I know there is no answer to my question: why? The answer is, “that’s life.” This is where this section ends and the blog starts. Because I started this blog as a way to deal with my grief, which is indescribable at this point. But before Alec died, I told him our relationship wouldn’t end, that our story would continue. I even told him I would start a new blog and name it Alec’s Story, Part 2. So that’s what I did.

Some people might think a blog about grief is a terribly depressing idea, but that may be because our culture is largely silent about death. Death is a part of life and one of the few truly universal experiences. For anyone who has experienced a profound loss and found it difficult to “bounce back,” I believe being open about the grief experience can help. I have only begun this journey. Thanks for joining me.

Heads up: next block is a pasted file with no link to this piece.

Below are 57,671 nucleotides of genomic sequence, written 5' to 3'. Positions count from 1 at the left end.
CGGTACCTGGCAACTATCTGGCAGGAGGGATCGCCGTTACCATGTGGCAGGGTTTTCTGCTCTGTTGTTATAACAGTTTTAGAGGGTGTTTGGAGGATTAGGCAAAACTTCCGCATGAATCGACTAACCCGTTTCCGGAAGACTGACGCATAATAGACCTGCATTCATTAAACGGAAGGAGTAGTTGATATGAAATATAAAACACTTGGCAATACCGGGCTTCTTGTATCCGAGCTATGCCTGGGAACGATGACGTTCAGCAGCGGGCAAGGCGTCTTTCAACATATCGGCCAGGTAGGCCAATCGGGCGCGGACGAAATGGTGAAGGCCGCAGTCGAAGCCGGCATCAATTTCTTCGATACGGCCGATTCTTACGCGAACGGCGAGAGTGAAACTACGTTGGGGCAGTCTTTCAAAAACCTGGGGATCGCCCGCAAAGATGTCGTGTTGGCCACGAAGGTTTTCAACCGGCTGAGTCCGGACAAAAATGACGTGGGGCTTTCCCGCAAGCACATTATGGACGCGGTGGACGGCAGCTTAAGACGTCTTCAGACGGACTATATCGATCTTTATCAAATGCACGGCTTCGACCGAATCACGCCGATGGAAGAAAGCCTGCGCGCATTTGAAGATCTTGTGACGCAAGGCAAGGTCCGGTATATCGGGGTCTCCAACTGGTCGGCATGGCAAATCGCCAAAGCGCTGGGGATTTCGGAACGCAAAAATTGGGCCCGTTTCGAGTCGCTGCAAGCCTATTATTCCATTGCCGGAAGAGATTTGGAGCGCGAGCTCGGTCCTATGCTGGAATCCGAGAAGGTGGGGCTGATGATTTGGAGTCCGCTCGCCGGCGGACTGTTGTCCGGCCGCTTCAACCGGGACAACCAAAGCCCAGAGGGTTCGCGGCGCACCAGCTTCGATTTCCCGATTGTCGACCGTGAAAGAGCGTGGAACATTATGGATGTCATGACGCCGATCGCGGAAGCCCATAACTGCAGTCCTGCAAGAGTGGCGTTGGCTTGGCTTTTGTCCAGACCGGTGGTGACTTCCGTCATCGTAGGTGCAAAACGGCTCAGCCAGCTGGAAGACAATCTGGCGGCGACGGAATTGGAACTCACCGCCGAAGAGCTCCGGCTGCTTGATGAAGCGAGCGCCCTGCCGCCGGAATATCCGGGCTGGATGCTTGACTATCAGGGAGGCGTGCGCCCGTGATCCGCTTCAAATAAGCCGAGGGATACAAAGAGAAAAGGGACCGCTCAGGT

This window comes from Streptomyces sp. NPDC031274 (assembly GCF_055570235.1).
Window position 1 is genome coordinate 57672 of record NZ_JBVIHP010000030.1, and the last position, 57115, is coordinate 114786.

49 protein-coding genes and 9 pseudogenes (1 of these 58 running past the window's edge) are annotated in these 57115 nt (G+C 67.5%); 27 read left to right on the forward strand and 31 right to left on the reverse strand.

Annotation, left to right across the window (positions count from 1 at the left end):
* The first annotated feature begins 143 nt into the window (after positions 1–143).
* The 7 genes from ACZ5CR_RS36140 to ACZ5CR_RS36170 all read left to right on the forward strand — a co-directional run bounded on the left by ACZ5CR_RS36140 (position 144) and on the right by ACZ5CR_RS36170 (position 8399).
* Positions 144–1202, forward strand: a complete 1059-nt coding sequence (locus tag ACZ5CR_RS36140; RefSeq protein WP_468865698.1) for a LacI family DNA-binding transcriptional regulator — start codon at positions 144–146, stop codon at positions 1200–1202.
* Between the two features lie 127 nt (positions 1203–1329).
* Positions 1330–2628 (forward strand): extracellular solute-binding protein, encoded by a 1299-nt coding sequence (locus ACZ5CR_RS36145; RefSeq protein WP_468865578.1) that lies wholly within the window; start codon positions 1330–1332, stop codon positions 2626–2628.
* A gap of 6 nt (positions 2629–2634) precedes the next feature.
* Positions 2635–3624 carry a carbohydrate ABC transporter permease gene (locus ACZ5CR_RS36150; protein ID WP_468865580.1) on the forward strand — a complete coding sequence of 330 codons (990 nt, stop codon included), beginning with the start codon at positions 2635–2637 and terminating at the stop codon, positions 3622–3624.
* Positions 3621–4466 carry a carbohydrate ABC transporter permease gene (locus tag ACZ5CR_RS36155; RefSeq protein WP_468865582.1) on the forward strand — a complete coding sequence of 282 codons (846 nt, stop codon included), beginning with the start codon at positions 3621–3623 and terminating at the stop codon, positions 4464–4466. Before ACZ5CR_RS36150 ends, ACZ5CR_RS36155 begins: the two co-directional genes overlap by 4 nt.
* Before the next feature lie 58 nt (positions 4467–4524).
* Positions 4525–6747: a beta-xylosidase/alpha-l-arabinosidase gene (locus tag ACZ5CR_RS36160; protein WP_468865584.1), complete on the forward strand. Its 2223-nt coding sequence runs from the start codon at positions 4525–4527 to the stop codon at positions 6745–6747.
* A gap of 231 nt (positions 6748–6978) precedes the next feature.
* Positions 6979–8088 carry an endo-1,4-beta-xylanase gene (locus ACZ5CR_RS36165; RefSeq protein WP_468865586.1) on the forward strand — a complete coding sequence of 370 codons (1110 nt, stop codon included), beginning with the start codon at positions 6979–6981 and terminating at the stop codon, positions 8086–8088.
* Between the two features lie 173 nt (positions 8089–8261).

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7 responses to “About

  1. Rachel

    Bless you, I am in tears….good tears at how you never failed Alec. You were truly God’s hands to him here on earth and he could not have asked for anything more. And I admire your bravery in taking on another dog who was in such need so soon. May God bless and sustain you through whatever may come.

  2. CJ

    Even now after all the time I know your heart still hurts..
    I have had nine GSDs.
    My current rescue is Kodiak. He is wounded emotionally from abuse. He was removed from a bad owner around 5 months of age.
    We got him at just over 7 mo after the case had been tried. He is goofy and walks backwards sometimes, (emotional not neuro) but he is safe and well fed and loved.

    My last GSD loss was AKC Navada’s Desert Smoke aka Smokey. He was 34 inches at the front shoulder and 135 pounds. No fat!